Christmas Gifts

December 2009 Pastor's Monthly Newsletter Article What is on your Christmas wish list this year? What do you hope to find under the Christmas Tree on Christmas Eve or Christmas Morning? At the heart of the Christmas season, for many 21st Century Americans, is the tradition of exchanging gifts with those we love. This is a labor of love for some, and an overwhelming burden for others. In far too many instances, however, it becomes the focus of the season.

This year, at Saint Peter, we are talking about how to recover the center of Christmas – how to make it a more Christ-centered experience. One strategy we are considering has to do with de-emphasizing the exchange of gifts, and re-emphasizing the spiritual dimensions of this season. Our hope is that this season, which celebrates the one who gave everything for us, might become a time when we can honor him by giving of ourselves to those who are in need. As you make your Christmas giving plans this year, consider adopting one of these strategies as a family:

  • Establish a budget for Christmas gifts, and contribute an equal amount to an organization that is involved with Christian ministry.
  • Or scale back your giving from last year’s level, and contribute the difference.
  • Or, for those on your gift list who might appreciate it, give a gift in their name.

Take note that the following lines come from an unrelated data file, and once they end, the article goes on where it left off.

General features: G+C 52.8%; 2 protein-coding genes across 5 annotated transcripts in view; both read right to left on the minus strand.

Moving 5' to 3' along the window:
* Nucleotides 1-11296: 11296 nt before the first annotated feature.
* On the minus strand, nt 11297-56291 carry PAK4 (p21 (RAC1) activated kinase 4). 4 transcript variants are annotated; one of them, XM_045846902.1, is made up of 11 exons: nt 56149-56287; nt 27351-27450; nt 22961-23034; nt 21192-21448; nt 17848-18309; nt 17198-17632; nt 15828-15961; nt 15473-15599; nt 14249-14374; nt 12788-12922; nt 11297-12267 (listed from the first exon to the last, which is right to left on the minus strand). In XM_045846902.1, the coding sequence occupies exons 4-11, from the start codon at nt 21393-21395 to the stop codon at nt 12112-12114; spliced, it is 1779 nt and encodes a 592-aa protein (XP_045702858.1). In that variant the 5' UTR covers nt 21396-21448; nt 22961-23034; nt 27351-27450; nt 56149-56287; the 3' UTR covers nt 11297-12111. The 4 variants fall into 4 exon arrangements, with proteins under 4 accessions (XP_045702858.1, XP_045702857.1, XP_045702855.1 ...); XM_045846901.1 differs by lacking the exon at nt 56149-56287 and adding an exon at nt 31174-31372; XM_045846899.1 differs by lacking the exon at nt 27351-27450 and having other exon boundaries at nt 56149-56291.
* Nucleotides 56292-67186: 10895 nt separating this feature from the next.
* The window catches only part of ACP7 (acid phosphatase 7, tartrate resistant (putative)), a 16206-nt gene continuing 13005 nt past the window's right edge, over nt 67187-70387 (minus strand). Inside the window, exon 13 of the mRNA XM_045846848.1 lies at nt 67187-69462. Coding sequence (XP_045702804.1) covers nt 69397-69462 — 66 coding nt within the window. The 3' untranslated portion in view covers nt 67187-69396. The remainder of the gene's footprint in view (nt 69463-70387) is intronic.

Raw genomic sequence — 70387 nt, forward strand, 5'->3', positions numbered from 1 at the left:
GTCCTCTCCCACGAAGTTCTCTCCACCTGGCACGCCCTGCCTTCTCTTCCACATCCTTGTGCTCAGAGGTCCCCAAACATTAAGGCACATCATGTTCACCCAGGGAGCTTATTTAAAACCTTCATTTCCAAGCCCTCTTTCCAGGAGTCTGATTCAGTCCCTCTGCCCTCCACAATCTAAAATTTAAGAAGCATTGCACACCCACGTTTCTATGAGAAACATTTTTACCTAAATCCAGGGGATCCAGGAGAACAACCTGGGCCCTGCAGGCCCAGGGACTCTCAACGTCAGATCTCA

There are a number of worthy organizations that we have been supporting in recent past, through Saint Peter. In the following list, the first five are ministries that we visited on our June, 2009 trip to Tanzania. The last four are local ministry initiatives. If you visit their web sites, you’ll find that most of them offer the opportunity to sponsor a specific action or procedure or individual.

Selian Lutheran Hospital  Plaster House  TAMIHA Orphanage  MaaSAE Lutheran Girls’ School  Heifer Project, International  Habitat for Humanity  Lutheran Family Services  Lutheran Refugee Services  Rainbow Trail Lutheran Camp 

According to a very old legend, in the 4th Century there lived a Christian bishop who had a heart for poor people. He was especially concerned about young women whose families didn’t have enough money for a dowry (these women often starved or were sold into slavery). He would throw a bag of coins throw through the hole in the roof that let the cooking smoke out. Caring for these neighbors in need was his way of honoring Christ. By the way, his name was Nicholas. The many stories about his care for children and the poor caused people to think of him as a saint.

Perhaps the story of Saint Nicholas (whose “Saint Day” is December 6) could inspire us to be generous, as well, in our attempts to honor the one who is born among us every Christmas Eve.

God’s peace to you all,

David J. Risendal, Pastor